How to talk about your interests

So when you first meet someone, often some of the first things you talk about are each other's interests. Now, it's easy enough to say, "I like" and "I don't like", but my 5 year old students can tell me that too. In this post I'm going to give you some more advanced ways to talk about your interests, so that next time you meet someone and need to speak in English, you'll sound like a pro!

 

Grammar tip: like + verb+ing


Now, using the verbs like and love to talk about what you actually do like and love is totally fine. Just make sure you're using the verbs correctly. When you talk about an activity that you enjoy doing, you have two correct grammar options, but one sounds more fluent that the other. Here are some examples:


Generally, fluent English speakers would choose the second choice, but the first choice is grammatically correct as well.


I love to hike - I love hiking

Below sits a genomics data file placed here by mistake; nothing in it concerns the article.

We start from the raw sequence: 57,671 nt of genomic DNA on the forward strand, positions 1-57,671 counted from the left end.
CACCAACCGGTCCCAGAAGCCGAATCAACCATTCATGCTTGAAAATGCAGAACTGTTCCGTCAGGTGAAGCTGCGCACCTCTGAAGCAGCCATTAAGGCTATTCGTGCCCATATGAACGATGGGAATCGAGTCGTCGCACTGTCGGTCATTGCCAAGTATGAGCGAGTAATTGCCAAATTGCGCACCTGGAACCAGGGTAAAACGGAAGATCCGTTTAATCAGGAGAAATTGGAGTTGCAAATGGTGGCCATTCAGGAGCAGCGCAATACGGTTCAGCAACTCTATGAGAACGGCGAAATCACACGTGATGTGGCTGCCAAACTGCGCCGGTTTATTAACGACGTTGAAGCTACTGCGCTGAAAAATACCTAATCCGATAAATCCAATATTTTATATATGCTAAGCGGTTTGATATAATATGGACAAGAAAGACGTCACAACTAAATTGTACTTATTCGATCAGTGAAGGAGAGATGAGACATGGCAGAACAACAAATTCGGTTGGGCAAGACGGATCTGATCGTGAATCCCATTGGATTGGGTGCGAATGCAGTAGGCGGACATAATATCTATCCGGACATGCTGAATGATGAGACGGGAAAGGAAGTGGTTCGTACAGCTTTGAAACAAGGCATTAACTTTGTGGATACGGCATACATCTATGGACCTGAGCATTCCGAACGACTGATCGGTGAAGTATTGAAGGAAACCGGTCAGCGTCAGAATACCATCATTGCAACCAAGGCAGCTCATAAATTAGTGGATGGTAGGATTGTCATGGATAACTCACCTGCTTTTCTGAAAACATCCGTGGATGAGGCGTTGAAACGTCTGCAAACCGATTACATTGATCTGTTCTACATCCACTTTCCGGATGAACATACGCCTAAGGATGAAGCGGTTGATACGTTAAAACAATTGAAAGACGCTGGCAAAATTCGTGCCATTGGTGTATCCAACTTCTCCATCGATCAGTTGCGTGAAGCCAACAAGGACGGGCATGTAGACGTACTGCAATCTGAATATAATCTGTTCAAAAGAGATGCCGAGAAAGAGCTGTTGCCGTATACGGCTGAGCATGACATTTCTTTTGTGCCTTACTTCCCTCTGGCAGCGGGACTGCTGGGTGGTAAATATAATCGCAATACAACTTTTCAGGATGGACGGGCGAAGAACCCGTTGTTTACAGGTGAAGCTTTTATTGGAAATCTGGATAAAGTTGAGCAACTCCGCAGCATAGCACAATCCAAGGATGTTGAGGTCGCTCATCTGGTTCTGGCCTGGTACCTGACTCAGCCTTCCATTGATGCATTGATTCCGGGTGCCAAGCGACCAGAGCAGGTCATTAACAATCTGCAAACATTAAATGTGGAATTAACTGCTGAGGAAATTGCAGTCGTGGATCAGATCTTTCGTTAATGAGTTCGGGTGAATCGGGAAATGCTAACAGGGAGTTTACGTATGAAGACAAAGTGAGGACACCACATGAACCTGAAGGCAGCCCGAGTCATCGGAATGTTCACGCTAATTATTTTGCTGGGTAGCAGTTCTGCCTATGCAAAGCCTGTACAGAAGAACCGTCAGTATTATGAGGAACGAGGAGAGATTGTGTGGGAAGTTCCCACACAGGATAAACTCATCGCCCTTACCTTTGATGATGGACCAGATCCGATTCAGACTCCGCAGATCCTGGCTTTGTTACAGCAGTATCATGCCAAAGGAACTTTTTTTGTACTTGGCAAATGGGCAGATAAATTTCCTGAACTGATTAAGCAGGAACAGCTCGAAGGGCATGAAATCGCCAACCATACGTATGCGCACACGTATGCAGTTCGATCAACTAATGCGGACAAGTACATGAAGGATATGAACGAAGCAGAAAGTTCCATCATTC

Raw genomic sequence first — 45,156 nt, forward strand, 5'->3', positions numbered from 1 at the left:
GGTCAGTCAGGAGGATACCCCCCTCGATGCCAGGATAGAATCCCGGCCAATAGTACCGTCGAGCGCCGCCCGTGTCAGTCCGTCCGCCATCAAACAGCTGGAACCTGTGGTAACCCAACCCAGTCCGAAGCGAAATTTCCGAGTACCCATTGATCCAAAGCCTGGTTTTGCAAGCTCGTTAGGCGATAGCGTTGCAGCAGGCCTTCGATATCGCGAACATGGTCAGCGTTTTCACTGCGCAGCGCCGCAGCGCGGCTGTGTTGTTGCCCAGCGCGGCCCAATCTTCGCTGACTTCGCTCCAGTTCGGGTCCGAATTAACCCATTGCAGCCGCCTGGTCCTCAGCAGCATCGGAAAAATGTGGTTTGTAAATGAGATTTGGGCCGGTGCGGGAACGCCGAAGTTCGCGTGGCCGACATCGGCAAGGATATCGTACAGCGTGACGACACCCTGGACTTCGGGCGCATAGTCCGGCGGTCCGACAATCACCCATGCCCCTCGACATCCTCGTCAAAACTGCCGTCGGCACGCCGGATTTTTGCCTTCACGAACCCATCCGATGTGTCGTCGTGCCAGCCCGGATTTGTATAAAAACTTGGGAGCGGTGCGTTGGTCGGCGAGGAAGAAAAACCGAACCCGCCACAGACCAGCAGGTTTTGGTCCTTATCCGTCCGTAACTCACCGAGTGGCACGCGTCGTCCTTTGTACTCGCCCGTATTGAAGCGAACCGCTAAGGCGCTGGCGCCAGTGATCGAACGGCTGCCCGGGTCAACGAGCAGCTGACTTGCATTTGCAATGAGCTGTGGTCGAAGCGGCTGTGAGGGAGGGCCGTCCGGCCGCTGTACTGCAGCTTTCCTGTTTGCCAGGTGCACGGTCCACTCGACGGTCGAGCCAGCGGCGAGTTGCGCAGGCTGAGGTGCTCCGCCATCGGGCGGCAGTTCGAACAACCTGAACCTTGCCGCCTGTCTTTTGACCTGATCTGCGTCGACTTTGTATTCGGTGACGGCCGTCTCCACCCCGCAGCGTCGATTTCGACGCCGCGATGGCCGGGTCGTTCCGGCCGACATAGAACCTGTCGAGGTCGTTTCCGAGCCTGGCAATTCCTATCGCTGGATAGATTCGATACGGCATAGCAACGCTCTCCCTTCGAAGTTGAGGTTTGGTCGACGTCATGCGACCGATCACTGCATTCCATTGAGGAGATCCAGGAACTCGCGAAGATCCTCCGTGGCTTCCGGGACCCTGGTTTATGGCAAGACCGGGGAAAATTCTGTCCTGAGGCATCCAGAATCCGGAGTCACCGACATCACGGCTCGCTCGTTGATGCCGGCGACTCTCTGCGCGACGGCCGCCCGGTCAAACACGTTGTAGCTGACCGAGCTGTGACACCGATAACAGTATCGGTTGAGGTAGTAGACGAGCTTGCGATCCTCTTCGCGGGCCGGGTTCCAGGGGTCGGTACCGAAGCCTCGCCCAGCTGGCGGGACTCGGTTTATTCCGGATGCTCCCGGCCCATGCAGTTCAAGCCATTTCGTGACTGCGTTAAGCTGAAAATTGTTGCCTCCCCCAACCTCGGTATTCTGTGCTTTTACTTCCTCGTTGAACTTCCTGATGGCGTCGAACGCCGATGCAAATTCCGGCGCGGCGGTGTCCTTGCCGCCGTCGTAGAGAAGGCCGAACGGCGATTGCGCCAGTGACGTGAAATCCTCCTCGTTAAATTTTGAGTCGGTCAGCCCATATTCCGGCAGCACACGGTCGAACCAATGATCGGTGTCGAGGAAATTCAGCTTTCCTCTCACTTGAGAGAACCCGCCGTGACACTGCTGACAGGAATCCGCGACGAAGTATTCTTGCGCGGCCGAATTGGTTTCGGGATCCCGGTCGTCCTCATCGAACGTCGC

I like to cook - I love cooking


Unfortunately, English can be evil and play tricks on us...here are some more verbs to express your interests, but they can be used with only one of the above options. Both verbs below are used to talk about what you like and don't like doing, but they can only be used with the gerund form of the verb!


I enjoy spending time with my friends.

I hate cleaning.

 

Now, no vocabulary blog post would be complete without some phrasal verbs and dependent prepositions, right? Don't worry about the complicated grammar names, just take a look at the following phrases and remember to use them next time you have a chance to introduce yourself and express your interests to someone.


I'm interested IN politics (noun).

To be interested in [something] - to closely follow a specific topic.


She's really keen on skateboarding (verb).

I'm keen on basketball (noun).

To be keen on [something] means that you really enjoy it.


They're into climbing (verb).

I'm into rap music (noun).

To be into [something] means it's one of your passions.


My family is getting into playing boardgames (verb).

He's really getting into MasterChef (noun).

To be getting into [something] means it's a new or growing interest.


I've recently picked up playing guitar (verb+ing)

To pick up [an activity] is to start a new hobby.

 

So there you have it. The next time you feel tempted to say, "I like...", think again and use one of these phrases, you'll definitely impress your listener!




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